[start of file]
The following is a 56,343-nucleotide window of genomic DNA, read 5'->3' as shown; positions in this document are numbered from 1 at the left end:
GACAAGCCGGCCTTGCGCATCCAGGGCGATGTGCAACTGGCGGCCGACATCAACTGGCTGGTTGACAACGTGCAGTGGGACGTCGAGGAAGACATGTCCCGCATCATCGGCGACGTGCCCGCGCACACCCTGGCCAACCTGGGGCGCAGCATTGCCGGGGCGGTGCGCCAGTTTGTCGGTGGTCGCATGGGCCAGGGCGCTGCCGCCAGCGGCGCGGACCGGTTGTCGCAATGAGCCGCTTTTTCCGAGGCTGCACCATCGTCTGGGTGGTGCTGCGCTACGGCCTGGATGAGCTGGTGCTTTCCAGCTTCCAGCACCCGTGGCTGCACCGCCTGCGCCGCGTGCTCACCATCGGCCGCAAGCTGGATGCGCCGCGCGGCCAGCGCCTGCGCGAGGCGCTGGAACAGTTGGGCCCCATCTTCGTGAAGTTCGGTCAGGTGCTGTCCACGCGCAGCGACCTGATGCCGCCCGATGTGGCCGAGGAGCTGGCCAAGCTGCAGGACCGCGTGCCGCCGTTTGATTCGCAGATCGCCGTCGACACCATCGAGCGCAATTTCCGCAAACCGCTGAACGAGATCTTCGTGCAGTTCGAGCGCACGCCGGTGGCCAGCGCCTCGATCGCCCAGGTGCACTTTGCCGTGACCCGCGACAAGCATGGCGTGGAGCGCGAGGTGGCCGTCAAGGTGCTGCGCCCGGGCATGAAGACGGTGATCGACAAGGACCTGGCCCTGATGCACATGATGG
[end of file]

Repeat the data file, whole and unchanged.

The following is a 56,343-nucleotide window of genomic DNA, read 5'->3' as shown; positions in this document are numbered from 1 at the left end:
GACAAGCCGGCCTTGCGCATCCAGGGCGATGTGCAACTGGCGGCCGACATCAACTGGCTGGTTGACAACGTGCAGTGGGACGTCGAGGAAGACATGTCCCGCATCATCGGCGACGTGCCCGCGCACACCCTGGCCAACCTGGGGCGCAGCATTGCCGGGGCGGTGCGCCAGTTTGTCGGTGGTCGCATGGGCCAGGGCGCTGCCGCCAGCGGCGCGGACCGGTTGTCGCAATGAGCCGCTTTTTCCGAGGCTGCACCATCGTCTGGGTGGTGCTGCGCTACGGCCTGGATGAGCTGGTGCTTTCCAGCTTCCAGCACCCGTGGCTGCACCGCCTGCGCCGCGTGCTCACCATCGGCCGCAAGCTGGATGCGCCGCGCGGCCAGCGCCTGCGCGAGGCGCTGGAACAGTTGGGCCCCATCTTCGTGAAGTTCGGTCAGGTGCTGTCCACGCGCAGCGACCTGATGCCGCCCGATGTGGCCGAGGAGCTGGCCAAGCTGCAGGACCGCGTGCCGCCGTTTGATTCGCAGATCGCCGTCGACACCATCGAGCGCAATTTCCGCAAACCGCTGAACGAGATCTTCGTGCAGTTCGAGCGCACGCCGGTGGCCAGCGCCTCGATCGCCCAGGTGCACTTTGCCGTGACCCGCGACAAGCATGGCGTGGAGCGCGAGGTGGCCGTCAAGGTGCTGCGCCCGGGCATGAAGACGGTGATCGACAAGGACCTGGCCCTGATGCACATGATGG